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World J Surg. 1999 Dec;23(12):1224-6.

Outcomes research: what to measure.

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Division of Orthopaedic Surgery, The Hospital for Sick Children and Clinical Epidemiology Health Care Evaluation Program, University of Toronto, 555 University Avenue, Room S-107, Toronto, Ontario M5G 1X8, Canada.


Surgeons assess the outcomes of treatment to determine if treatment is effective. The most commonly used types of outcomes have been measures of disease process (or impairment measures) because surgery is often directed toward ameliorating abnormalities of structure or function. Patient-based outcomes, such as measures of health or health-related quality of life, are necessary, however, to determine if patients have been made better by treatment. Disease-specific measures of health focus specifically on those aspects of the disease of most concern to patients, whereas generic measures of health and health-related quality-of-life measures have a much broader focus. Patient satisfaction is an additional increasingly used outcome measure. Satisfaction may be directed toward the processes of care or the outcomes of care. Satisfaction with the outcomes of care is an important secondary outcome provided the aims of treatment have been achieved and the health of patients has been improved. In conclusion, different outcomes of treatment provide different and complementary information and all have a role to play in deciding if surgical treatments are effective.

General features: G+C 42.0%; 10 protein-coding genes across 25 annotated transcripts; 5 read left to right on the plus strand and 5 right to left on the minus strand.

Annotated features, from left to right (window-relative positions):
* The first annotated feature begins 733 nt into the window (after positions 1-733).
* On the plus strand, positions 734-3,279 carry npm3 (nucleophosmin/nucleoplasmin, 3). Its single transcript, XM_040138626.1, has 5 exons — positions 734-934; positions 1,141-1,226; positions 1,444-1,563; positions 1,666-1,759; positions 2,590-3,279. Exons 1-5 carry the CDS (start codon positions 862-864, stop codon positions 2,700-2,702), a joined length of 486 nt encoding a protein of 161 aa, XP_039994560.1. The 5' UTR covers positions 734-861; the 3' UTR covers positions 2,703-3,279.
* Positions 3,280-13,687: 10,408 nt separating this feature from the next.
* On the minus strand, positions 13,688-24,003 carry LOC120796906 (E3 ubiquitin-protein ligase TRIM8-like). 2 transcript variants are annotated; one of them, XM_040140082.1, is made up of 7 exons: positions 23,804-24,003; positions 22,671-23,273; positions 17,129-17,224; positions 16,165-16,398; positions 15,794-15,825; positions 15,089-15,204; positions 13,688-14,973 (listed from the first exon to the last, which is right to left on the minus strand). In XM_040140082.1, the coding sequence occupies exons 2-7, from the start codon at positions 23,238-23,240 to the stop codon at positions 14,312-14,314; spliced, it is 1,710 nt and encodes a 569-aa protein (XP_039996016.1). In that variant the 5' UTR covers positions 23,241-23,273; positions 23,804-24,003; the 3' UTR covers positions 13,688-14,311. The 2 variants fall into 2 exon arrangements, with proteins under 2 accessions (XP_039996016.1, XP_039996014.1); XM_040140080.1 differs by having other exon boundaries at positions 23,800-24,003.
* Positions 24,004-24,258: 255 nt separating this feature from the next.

[Indexed for MEDLINE]

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